'Difficult choices' ahead as polytech changes signalled

Asset sales and cuts to course offerings could be on the cards as another major shakeup of New Zealand’s polytechnic network has been revealed.

Tertiary Education Minister Penny Simmonds said the national model in place was not financially sustainable and "difficult choices" had to be made.

The minister said in her second letter of expectations to mega-polytechnic Te Pukenga, obtained by the Otago Daily Times yesterday that urgent work was required to preserve vocational training in the regions.

Her first letter, released late last year, ordered Te Pukenga to disestablish itself.

The mega-polytechnic brought together the country’s 16 Institutes of Technology and Polytechnics (ITPs) and nine industry training organisations about four years ago, but Ms Simmonds has since signalled a return to a more regional-based model.

The second letter, issued last month, suggested even more shake-ups were to come.

"I am aware that some difficult choices may need to be made to ‘right-size’ operations and their associated capital assets", Ms Simmonds said.

"For some business divisions, this may require significant change to how they operate and deliver into their communities."

The letter reaffirmed her desire to "support as much regional decision-making as possible" but said "given that many of the former ITP business divisions are not financially sustainable, urgent work is needed to preserve the viability of regional provision".

"For the avoidance of doubt, I do not consider that actions to improve the financial position of the network, or of individual business divisions, would be inconsistent with the government’s plans or with my letter of expectation."

Daniel Benson-Guiu.
Daniel Benson-Guiu.
Tertiary Education Union assistant national secretary Daniel Benson-Guiu said staff were being used as a "political football".

The fact Ms Simmonds had decided to send a second letter was confusing enough, not least because it seemed to "signal an entirely different direction".

"It is essential to consider not only the short-term financial health of individual institutes within that sector, but also the broader and longer-term contribution of the sector to the national economy", he said.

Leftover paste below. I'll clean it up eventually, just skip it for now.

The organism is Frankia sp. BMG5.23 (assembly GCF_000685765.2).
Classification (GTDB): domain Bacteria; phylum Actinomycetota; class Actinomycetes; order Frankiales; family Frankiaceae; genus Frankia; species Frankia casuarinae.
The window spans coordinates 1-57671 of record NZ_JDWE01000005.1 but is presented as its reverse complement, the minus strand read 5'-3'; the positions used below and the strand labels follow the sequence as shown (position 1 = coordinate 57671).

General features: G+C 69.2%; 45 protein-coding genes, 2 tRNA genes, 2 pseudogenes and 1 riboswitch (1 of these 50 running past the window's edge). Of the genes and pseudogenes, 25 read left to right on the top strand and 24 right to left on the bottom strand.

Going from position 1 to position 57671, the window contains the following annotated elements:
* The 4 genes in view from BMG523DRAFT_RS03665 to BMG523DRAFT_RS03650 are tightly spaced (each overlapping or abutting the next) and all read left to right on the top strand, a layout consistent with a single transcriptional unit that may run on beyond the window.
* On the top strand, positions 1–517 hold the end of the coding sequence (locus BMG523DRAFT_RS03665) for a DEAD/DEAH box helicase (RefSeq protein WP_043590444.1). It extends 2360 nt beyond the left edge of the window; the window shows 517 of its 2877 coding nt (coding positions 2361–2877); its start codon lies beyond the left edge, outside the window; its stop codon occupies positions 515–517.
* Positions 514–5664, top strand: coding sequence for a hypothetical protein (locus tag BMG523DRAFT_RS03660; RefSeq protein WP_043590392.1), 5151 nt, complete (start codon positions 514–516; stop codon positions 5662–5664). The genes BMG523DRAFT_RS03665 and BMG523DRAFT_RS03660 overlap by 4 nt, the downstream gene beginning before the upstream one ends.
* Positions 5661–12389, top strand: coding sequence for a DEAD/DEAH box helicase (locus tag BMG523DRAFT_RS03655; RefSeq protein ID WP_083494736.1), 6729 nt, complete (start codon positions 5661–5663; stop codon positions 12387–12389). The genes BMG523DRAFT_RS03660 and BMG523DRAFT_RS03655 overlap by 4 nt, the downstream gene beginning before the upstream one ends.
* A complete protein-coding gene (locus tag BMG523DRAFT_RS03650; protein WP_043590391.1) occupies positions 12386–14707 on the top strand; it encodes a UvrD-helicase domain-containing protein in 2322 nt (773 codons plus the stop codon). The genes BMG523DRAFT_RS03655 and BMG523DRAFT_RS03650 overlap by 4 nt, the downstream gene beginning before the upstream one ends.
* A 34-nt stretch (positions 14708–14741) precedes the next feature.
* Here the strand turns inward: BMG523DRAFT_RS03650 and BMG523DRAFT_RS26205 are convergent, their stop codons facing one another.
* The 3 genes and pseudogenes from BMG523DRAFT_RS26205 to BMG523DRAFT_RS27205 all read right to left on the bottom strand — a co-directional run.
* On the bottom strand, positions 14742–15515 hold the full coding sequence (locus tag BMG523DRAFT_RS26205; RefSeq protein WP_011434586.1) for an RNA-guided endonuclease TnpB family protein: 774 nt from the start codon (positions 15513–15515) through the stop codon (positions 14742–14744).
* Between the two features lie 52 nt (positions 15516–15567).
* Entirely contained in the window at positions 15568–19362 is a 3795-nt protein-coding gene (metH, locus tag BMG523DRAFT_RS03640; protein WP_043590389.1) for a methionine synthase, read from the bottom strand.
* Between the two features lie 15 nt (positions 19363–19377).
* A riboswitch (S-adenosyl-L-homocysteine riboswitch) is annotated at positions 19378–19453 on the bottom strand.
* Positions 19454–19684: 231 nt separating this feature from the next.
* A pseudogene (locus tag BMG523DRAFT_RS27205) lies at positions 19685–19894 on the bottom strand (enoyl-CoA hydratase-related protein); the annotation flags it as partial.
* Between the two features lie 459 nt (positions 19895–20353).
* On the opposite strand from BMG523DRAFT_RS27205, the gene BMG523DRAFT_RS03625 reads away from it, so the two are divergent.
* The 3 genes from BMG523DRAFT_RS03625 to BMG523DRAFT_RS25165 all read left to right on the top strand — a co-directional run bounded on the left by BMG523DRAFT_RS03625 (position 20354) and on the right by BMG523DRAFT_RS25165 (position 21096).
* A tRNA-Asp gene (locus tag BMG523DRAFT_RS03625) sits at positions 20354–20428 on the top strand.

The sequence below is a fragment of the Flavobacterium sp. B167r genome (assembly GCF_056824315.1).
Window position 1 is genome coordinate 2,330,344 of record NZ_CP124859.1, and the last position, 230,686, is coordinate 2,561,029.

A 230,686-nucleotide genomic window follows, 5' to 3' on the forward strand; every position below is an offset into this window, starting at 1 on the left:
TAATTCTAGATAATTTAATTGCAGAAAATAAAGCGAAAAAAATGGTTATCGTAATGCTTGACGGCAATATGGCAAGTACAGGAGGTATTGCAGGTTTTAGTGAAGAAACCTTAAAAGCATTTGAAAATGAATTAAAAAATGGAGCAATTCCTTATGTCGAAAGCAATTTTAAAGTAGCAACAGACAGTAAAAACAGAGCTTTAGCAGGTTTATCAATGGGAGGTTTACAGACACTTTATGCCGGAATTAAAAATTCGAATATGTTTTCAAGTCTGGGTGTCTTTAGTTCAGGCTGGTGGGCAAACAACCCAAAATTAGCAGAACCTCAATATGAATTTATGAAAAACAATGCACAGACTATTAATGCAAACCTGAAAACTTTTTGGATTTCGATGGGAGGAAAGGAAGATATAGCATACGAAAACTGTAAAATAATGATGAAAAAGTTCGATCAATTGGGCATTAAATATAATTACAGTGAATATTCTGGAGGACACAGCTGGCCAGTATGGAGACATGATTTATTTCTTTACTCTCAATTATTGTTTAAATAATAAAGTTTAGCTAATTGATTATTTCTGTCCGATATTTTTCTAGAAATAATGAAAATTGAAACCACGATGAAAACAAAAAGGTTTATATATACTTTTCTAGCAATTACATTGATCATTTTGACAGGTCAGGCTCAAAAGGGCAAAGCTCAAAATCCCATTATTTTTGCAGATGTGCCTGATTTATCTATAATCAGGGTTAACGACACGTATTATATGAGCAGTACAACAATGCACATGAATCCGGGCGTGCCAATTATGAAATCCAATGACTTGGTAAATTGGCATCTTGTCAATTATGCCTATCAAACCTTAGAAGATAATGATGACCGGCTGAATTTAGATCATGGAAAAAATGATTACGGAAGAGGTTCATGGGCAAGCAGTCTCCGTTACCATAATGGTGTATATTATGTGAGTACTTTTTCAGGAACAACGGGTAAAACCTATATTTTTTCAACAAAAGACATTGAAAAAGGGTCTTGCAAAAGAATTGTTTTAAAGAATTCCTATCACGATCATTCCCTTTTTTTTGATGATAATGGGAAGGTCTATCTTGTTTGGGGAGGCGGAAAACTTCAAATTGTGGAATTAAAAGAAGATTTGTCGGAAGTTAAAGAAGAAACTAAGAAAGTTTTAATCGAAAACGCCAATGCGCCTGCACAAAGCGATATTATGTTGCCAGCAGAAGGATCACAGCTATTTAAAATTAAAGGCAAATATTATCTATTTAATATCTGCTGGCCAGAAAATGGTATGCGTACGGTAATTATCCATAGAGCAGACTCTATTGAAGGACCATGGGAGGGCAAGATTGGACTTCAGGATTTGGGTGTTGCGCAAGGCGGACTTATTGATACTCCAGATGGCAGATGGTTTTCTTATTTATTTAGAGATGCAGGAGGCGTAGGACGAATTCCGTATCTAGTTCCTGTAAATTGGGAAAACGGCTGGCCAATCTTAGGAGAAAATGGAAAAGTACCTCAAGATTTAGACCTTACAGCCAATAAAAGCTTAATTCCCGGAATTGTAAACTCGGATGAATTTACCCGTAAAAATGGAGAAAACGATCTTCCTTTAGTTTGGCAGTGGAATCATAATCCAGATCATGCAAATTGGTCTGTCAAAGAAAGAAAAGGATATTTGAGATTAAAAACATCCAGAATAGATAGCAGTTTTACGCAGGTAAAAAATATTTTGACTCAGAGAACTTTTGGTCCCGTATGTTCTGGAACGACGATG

"Sustainability is also about responsibility to our long-term needs as a country", Mr Benson-Guiu said.

He was particularly concerned Ms Simmonds had raised the issue of capital assets.

"Our campuses are public assets and community hubs that are important to the educational and training needs of people from all walks of life, used by ākonga [students] and employers alike."

Former Otago Polytechnic chief executive Phil Ker said the letter was "clearly a rark-up telling Te Pukenga management to get on with it".

But it missed some "fundamental underlying problems".

"The financial problems are historical and ones that successive governments failed to address.

"Previous ministers have freely admitted that the polytechnic sector was under-funded and not fit for purpose."

When Te Pukenga was formed, a "whole lot of cash" went into establishing the head offices — money that could have been used to improve the sector, Mr Ker said.

"Until the funding system and quantum is addressed, pain will continue to be inflicted upon the people working in the sector."

Mr Ker said Otago Polytechnic’s natural size was about 3000 fulltime equivalent students.

"I can assure you there is no institution under the existing funding model that can be long-term viable at that number."

Otago Polytechnic was viable because it attracted more than 1000 students from outside the region and it had an international campus based in Auckland, he said.

Ms Simmonds told the Otago Daily Times she was "committed to taking decisions to disestablish Te Pūkenga and consult on a proposed replacement model this quarter".

"It is critical that the industry have input into the design of the new Vocational Education and Training system.

"We need to take the time to get this right and ensure that we have a sustainable system that delivers on the needs of the learners, industry, and communities."

In a briefing to Ms Simmonds, the Tertiary Education Commission considered Te Pūkenga to be at "high risk" financially.